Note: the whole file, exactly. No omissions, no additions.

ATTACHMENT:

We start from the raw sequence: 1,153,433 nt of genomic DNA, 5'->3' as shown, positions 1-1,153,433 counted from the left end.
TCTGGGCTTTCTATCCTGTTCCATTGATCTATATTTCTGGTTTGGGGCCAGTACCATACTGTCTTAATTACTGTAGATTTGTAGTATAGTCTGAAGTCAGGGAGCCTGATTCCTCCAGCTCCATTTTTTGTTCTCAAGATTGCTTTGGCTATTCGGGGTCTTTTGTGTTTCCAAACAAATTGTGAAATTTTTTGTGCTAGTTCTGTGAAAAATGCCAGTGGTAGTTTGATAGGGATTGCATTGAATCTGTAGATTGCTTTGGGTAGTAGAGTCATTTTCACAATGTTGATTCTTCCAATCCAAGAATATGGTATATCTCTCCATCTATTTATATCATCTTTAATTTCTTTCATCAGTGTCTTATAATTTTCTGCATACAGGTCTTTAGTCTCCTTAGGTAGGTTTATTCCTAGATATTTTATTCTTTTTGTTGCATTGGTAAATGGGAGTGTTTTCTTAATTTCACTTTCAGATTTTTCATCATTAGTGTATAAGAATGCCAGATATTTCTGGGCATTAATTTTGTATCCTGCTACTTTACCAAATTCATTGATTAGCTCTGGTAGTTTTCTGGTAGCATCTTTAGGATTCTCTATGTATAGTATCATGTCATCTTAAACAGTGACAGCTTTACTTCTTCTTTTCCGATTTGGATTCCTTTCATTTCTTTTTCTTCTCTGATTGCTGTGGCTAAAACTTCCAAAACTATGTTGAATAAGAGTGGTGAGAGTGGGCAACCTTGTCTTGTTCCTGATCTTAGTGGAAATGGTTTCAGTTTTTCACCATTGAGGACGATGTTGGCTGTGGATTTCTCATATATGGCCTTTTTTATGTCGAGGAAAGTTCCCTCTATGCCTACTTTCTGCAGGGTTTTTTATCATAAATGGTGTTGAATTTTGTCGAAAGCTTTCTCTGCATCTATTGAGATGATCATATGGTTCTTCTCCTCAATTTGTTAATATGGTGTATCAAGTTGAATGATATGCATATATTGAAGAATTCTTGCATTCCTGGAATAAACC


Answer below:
We start from the raw sequence: 1,153,433 nt of genomic DNA, 5'->3' as shown, positions 1-1,153,433 counted from the left end.
TCTGGGCTTTCTATCCTGTTCCATTGATCTATATTTCTGGTTTGGGGCCAGTACCATACTGTCTTAATTACTGTAGATTTGTAGTATAGTCTGAAGTCAGGGAGCCTGATTCCTCCAGCTCCATTTTTTGTTCTCAAGATTGCTTTGGCTATTCGGGGTCTTTTGTGTTTCCAAACAAATTGTGAAATTTTTTGTGCTAGTTCTGTGAAAAATGCCAGTGGTAGTTTGATAGGGATTGCATTGAATCTGTAGATTGCTTTGGGTAGTAGAGTCATTTTCACAATGTTGATTCTTCCAATCCAAGAATATGGTATATCTCTCCATCTATTTATATCATCTTTAATTTCTTTCATCAGTGTCTTATAATTTTCTGCATACAGGTCTTTAGTCTCCTTAGGTAGGTTTATTCCTAGATATTTTATTCTTTTTGTTGCATTGGTAAATGGGAGTGTTTTCTTAATTTCACTTTCAGATTTTTCATCATTAGTGTATAAGAATGCCAGATATTTCTGGGCATTAATTTTGTATCCTGCTACTTTACCAAATTCATTGATTAGCTCTGGTAGTTTTCTGGTAGCATCTTTAGGATTCTCTATGTATAGTATCATGTCATCTTAAACAGTGACAGCTTTACTTCTTCTTTTCCGATTTGGATTCCTTTCATTTCTTTTTCTTCTCTGATTGCTGTGGCTAAAACTTCCAAAACTATGTTGAATAAGAGTGGTGAGAGTGGGCAACCTTGTCTTGTTCCTGATCTTAGTGGAAATGGTTTCAGTTTTTCACCATTGAGGACGATGTTGGCTGTGGATTTCTCATATATGGCCTTTTTTATGTCGAGGAAAGTTCCCTCTATGCCTACTTTCTGCAGGGTTTTTTATCATAAATGGTGTTGAATTTTGTCGAAAGCTTTCTCTGCATCTATTGAGATGATCATATGGTTCTTCTCCTCAATTTGTTAATATGGTGTATCAAGTTGAATGATATGCATATATTGAAGAATTCTTGCATTCCTGGAATAAACC